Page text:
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Convention of Kanagawa

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Treaty of Kanagawa
Japan–US Treaty of Peace and Amity
Ratification of the Japan USA Treaty of Peace and Amity 21 February 1855.jpg
Japanese copy of the Convention of Kanagawa, ratified February 21, 1855
Signed31 March 1854 (1854-03-31)
LocationYokohama, Japan
SealedMarch 31, 1854
EffectiveSeptember 30, 1855
ConditionRatification by US Congress and signing by Emperor Kōmei of Japan
Signatories
DepositaryDiplomatic Record Office of the Ministry of Foreign Affairs (Japan)
Languages
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Treaty of Kanagawa at Wikisource

The Convention of Kanagawa, also known as the Kanagawa Treaty (神奈川条約, Kanagawa Jōyaku) or the Japan–US Treaty of Peace and Amity (日米和親条約, Nichibei Washin Jōyaku), was a treaty signed between the United States and the Tokugawa Shogunate on March 31, 1854. Signed under threat of force, it effectively meant the end of Japan's 220-year-old policy of national seclusion (sakoku) by opening the ports of Shimoda and Hakodate to American vessels.[1] It also ensured the safety of American castaways and established the position of an American consul in Japan. The treaty precipitated the signing of similar treaties establishing diplomatic relations with other Western powers.

Isolation of Japan[edit]

Since the beginning of the 17th century, the Tokugawa shogunate pursued a policy of isolating the country from outside influences. Foreign trade was maintained only with the Dutch and the Chinese and was conducted exclusively at Nagasaki under a strict government monopoly. This "Pax Tokugawa" period is largely associated with domestic peace, social stability, commercial development, and expanded literacy. [2] This policy had two main objectives:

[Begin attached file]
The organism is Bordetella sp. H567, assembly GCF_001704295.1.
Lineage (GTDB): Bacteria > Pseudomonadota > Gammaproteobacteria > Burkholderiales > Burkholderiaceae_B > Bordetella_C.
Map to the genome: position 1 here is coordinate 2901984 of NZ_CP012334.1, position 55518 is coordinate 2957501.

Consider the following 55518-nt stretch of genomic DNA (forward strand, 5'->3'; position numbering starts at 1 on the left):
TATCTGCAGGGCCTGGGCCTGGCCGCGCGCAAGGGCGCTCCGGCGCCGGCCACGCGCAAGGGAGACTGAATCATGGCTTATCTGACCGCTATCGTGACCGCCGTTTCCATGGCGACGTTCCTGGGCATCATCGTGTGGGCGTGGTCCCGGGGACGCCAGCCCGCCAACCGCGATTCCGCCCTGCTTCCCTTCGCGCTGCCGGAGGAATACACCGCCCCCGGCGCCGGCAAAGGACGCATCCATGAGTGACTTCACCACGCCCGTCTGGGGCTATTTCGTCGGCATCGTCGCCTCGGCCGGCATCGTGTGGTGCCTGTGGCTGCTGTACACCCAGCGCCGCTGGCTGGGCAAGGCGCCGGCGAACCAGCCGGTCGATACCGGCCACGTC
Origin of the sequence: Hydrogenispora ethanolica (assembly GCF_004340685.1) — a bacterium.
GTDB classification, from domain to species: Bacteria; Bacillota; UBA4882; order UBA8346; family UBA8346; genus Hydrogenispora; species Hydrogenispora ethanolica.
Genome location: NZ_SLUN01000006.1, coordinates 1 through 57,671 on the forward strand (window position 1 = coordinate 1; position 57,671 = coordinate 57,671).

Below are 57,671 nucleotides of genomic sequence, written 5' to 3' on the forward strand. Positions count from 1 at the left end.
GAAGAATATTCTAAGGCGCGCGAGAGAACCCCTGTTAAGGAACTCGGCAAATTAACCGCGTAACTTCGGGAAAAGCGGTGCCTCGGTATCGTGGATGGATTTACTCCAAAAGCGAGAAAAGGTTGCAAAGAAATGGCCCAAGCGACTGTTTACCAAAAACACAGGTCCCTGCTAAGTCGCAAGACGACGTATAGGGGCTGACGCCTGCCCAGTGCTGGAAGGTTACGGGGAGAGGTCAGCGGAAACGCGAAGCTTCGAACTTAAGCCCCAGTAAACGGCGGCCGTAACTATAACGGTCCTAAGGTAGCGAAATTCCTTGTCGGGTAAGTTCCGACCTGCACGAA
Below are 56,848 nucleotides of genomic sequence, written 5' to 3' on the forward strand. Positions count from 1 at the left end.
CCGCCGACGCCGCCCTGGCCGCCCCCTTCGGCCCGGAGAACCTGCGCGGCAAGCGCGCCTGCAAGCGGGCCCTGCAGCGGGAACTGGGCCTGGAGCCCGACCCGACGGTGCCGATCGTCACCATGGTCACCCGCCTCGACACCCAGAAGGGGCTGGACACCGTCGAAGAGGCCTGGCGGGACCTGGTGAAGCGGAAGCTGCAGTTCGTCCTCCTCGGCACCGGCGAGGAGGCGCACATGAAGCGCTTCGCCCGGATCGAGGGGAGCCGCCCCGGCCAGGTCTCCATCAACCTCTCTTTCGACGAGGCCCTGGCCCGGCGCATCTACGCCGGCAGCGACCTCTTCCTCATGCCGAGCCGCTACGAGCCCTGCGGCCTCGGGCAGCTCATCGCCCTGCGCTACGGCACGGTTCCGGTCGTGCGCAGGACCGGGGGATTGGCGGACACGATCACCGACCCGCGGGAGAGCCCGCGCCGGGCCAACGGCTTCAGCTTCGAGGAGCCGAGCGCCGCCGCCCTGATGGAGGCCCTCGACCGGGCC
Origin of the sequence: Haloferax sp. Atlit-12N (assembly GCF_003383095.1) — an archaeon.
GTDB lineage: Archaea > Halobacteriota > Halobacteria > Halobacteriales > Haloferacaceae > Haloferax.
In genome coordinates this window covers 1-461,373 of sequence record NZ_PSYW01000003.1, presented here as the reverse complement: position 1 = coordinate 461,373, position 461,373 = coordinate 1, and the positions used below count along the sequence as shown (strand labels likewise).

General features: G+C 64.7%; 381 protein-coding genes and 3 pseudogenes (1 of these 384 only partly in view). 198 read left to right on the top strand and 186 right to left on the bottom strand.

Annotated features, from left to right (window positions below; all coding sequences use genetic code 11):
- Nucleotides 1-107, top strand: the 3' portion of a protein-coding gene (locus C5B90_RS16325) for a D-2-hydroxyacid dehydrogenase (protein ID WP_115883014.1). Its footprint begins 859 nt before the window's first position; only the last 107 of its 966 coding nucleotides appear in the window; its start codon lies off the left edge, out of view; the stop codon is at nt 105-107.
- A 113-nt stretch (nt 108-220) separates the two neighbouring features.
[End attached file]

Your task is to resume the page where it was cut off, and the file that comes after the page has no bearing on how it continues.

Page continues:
1. To suppress the spread of Christianity. By the early 17th century, Catholicism had spread throughout the world. Tokugawa feared that trade with western powers would cause further instability in the nation. Thus, the isolation policy expelled foreigners and did not allow international travel.[3] [4]
  2. The Japanese feared that foreign trade and the wealth developed would lead to the rise of a daimyō powerful enough to overthrow the ruling Tokugawa clan, especially after seeing what happened to China during the Opium Wars. [5] [6]

By the early 19th century, this policy of isolation was increasingly under challenge. In 1844, King William II of the Netherlands sent a letter urging Japan to end the isolation policy on its own before change would be forced from the outside. In 1846, an official American expedition led by Commodore James Biddle arrived in Japan asking for ports to be opened for trade but was sent away.[7]

Perry expedition[edit]